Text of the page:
2. The executive summary should provide a brief overview of the overall COOP/COG Program, including policies, plans, processes, materials, and activities that support the organization’s COOP/COG capability. It should briefly outline the organization and content of the COOP/COG Plan and describe what it is, whom it affects, and the circumstances under which it should be executed. Further, it should briefly discuss the key elements of COOP/COG Planning and explain the organization’s implementation strategies.

  4. The introduction to the COOP/COG Plan should explain the importance of COOP/COG Planning to the organizations. COOP/COG Plans address incidents that disrupt normal operations. They are needed to address exceptional and adverse operating conditions. The introduction should include typical adverse conditions anticipated to be covered by the COOP/COG Plan. The introduction should also discuss the background behind continuity planning and may reference recent events that have led to the increased emphasis on the importance of a COOP/COG business continuity capability for the organization. It should explain the intended use of the document and the plan’s architecture (e.g., how the COOP/COG Plan is organized and where information is housed).


    1. PURPOSE
    2. The purpose section should briefly discuss applicable Federal and State guidance, affirm the organization’s commitment to COOP/COG planning, and explains the overall purpose of COOP/COG planning, which is to ensure the continuity of mission essential functions. The purpose section should also explain that the plan identifies recovery strategies for essential functions. Although there may be other important functions, this plan only covers those that are mission and time critical.

      A definition of essential function is useful to include here. An Essential Function is defined in the Federal Preparedness Circular 65 as a function that enables an organization to:

      1. Provide vital or “mission critical” services;

      2. Exercise civil authority;

      3. Maintain the safety of the general public; or

      4. Sustain the industrial or economic base during an emergency.

      This section should also explain how the organization’s essential functions are prioritized. These priority classifications are based on recovery time objectives (RTOs). An RTO is an estimate of the maximum tolerable duration between when a disruption occurs and when the function is resumed under emergency conditions (e.g., the maximum amount of time the function can be down). The following classification system was used by OES to prioritize its essential functions and is included only as an example. An organization may choose different priority classifications based on their responsibilities and essential functions:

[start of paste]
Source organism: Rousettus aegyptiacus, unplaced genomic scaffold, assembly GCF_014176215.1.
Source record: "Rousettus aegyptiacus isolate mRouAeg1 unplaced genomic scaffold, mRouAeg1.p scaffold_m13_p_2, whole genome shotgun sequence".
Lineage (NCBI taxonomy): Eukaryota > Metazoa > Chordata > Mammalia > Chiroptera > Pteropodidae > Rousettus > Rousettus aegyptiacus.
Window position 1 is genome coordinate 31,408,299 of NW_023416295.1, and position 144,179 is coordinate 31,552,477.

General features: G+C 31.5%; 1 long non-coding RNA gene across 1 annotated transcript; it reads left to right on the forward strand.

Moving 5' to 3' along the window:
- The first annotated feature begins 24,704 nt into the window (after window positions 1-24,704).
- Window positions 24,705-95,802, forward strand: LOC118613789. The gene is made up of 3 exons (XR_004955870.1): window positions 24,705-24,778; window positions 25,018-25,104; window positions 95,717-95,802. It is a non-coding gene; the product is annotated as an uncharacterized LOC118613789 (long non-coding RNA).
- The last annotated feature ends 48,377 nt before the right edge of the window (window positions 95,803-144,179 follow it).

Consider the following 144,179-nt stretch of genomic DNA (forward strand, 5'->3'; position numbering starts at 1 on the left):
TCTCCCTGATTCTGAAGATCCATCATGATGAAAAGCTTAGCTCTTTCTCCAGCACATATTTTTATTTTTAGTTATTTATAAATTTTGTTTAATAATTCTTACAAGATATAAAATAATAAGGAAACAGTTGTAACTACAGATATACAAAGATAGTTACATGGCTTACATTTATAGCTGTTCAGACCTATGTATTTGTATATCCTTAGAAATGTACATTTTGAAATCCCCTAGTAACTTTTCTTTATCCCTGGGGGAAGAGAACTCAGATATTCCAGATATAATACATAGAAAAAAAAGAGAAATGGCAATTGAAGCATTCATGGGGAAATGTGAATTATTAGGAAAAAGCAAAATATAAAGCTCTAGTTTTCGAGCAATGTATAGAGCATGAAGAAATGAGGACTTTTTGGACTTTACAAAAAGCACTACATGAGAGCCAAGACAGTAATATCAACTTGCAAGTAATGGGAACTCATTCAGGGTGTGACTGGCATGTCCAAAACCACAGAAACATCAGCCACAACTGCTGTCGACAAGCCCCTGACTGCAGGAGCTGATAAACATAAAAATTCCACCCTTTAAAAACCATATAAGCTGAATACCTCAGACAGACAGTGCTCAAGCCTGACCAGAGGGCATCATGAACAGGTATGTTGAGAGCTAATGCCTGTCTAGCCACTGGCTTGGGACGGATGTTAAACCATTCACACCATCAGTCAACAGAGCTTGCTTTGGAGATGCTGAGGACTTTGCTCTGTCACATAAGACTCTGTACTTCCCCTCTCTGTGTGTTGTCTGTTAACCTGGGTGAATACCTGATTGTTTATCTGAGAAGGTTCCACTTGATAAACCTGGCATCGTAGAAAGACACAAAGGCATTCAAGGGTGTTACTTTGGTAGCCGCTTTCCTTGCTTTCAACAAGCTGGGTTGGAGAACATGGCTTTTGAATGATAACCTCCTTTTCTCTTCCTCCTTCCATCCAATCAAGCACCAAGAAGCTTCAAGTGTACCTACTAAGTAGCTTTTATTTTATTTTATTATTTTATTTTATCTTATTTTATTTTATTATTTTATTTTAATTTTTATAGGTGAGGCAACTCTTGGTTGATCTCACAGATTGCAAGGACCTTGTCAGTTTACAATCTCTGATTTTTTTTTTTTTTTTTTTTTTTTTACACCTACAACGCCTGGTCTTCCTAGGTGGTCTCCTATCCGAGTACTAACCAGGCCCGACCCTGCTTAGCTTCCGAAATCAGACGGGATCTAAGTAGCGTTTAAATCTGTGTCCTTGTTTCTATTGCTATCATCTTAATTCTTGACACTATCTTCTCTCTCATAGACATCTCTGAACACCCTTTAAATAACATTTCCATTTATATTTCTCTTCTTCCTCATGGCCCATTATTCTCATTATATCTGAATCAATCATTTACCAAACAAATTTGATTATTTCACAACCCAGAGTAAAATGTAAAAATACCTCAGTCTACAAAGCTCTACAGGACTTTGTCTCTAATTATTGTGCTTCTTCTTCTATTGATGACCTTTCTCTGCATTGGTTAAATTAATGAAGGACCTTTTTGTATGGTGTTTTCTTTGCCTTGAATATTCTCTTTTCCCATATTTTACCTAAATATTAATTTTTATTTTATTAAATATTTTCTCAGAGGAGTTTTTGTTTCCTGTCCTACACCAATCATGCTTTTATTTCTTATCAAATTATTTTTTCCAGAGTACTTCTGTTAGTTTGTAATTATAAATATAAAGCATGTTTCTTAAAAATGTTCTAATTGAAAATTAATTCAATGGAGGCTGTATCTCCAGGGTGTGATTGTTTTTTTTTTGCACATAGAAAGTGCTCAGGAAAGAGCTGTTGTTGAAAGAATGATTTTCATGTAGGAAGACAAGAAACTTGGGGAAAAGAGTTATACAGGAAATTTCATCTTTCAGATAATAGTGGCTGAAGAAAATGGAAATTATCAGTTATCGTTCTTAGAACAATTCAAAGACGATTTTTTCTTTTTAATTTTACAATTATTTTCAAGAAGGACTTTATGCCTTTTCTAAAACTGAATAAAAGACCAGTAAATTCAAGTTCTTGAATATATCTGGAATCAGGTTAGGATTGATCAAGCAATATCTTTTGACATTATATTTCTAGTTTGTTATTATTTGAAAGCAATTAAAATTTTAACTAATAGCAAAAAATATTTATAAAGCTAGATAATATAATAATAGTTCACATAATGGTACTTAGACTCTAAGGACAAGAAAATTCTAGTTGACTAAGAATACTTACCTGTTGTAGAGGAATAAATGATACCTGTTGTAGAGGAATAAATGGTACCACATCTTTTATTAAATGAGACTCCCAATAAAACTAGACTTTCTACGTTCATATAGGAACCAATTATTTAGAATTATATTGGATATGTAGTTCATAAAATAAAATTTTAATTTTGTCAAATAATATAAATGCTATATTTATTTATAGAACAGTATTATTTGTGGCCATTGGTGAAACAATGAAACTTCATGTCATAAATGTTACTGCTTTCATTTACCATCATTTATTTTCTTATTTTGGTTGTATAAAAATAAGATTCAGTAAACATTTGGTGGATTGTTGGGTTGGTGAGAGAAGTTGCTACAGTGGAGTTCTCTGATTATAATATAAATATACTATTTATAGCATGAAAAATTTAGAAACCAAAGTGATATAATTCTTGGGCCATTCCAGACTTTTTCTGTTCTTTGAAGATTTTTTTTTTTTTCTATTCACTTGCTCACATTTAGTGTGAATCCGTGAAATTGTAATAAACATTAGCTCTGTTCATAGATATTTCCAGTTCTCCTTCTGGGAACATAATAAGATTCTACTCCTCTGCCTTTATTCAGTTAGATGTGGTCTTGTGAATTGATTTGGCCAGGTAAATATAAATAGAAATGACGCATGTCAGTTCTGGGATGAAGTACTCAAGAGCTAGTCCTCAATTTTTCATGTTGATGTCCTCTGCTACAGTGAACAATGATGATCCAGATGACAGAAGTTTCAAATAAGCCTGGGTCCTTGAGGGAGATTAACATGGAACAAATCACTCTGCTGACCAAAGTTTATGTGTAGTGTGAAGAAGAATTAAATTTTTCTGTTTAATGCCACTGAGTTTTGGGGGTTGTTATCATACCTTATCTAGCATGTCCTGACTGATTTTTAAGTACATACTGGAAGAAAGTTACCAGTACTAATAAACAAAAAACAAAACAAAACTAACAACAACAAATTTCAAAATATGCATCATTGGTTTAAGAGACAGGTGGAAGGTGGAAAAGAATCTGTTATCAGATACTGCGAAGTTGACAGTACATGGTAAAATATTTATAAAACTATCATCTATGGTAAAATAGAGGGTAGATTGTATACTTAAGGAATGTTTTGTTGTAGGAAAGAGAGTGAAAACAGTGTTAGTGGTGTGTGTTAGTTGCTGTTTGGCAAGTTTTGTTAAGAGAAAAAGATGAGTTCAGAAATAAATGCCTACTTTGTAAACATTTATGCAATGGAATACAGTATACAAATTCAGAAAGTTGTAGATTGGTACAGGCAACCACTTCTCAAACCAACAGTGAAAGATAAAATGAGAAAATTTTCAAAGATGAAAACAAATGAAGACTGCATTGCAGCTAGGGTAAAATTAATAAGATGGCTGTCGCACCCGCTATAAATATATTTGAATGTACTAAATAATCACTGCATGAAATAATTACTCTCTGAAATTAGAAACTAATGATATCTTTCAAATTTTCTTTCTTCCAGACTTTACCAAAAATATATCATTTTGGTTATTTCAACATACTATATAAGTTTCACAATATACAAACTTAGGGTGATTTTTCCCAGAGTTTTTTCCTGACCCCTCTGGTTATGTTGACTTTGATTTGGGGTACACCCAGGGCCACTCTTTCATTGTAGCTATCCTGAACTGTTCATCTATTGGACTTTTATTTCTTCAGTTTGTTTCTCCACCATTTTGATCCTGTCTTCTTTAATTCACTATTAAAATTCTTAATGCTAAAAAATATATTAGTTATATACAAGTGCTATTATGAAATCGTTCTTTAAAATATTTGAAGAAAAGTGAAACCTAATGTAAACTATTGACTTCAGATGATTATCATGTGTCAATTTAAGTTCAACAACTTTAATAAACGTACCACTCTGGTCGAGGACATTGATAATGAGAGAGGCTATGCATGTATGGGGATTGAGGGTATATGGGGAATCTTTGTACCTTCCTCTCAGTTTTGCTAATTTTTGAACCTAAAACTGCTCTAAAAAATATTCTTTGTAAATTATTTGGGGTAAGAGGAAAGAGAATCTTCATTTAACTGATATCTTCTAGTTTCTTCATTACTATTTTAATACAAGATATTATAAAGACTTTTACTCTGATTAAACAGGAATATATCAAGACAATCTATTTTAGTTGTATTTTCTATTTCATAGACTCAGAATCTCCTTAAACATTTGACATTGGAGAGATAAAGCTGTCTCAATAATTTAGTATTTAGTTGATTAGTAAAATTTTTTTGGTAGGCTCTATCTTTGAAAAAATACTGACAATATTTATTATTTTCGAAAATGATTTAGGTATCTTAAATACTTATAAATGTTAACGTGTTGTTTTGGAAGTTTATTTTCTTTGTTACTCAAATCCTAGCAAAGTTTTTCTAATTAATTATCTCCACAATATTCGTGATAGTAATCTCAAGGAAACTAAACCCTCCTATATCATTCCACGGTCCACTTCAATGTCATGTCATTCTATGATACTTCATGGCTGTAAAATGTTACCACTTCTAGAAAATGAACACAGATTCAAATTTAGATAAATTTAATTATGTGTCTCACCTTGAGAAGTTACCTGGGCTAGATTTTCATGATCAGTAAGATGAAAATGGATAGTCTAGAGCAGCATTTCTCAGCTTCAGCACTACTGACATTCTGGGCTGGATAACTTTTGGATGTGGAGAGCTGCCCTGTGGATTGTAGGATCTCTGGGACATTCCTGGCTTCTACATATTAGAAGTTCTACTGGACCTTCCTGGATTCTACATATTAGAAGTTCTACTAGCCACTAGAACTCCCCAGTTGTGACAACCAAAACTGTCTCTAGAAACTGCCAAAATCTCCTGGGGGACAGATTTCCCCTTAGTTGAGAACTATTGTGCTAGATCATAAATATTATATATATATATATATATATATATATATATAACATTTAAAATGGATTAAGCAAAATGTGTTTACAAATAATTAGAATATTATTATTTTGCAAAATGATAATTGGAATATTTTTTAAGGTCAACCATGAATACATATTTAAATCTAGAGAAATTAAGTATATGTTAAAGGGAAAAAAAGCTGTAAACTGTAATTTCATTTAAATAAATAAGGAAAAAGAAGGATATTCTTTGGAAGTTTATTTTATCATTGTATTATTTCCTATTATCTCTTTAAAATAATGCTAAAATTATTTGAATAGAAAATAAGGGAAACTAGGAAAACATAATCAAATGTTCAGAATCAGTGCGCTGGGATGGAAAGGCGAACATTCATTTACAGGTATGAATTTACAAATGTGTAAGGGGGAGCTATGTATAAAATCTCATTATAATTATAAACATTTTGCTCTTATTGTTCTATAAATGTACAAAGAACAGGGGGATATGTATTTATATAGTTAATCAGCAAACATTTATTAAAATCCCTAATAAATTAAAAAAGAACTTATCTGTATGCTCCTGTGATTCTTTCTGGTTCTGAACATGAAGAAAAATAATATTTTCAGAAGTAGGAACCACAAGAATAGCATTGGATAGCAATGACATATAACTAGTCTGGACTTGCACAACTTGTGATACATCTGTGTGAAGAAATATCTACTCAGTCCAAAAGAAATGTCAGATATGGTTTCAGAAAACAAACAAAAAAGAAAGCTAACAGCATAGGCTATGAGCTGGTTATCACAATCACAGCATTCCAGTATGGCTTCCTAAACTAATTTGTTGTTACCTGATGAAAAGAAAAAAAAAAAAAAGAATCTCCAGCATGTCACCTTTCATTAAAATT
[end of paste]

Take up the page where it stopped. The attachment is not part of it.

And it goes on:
1. Emergency response functions (0-2 hours)

      2. High impact on public health or safety (up to 24 hours)

      3. High impact on public safety and health, or on department critical operations (up to 72 hours)

      4. Moderate impact on public safety, health or department critical operations (1-3 weeks)

      5. Low impact (3 weeks or longer)

      Organizations can elect to use alternate criteria to determine the recovery priorities for its essential functions. Organizations should avoid using rank-ordering priority methods during the continuity process, since some essential functions may be equally important to the organization and have similar recovery time objectives.

    4. This section should include the assumptions on which the COOP/COG Plan is based. Each COOP/COG Plan is based on a set of assumptions that, if not true, will render the plan ineffective. The test for a planning assumption is: will the plan fail if the assumption is not true? A sample set of basic assumptions may include: (1) emergencies or threatened emergencies may adversely affect the organization’s ability to continue to support essential internal operations and to provide services to clients or support to external agencies, and (2) personnel and other resources from the organization and other organizations outside of the area affected by the emergency or threat will be made available if required to continue essential operations.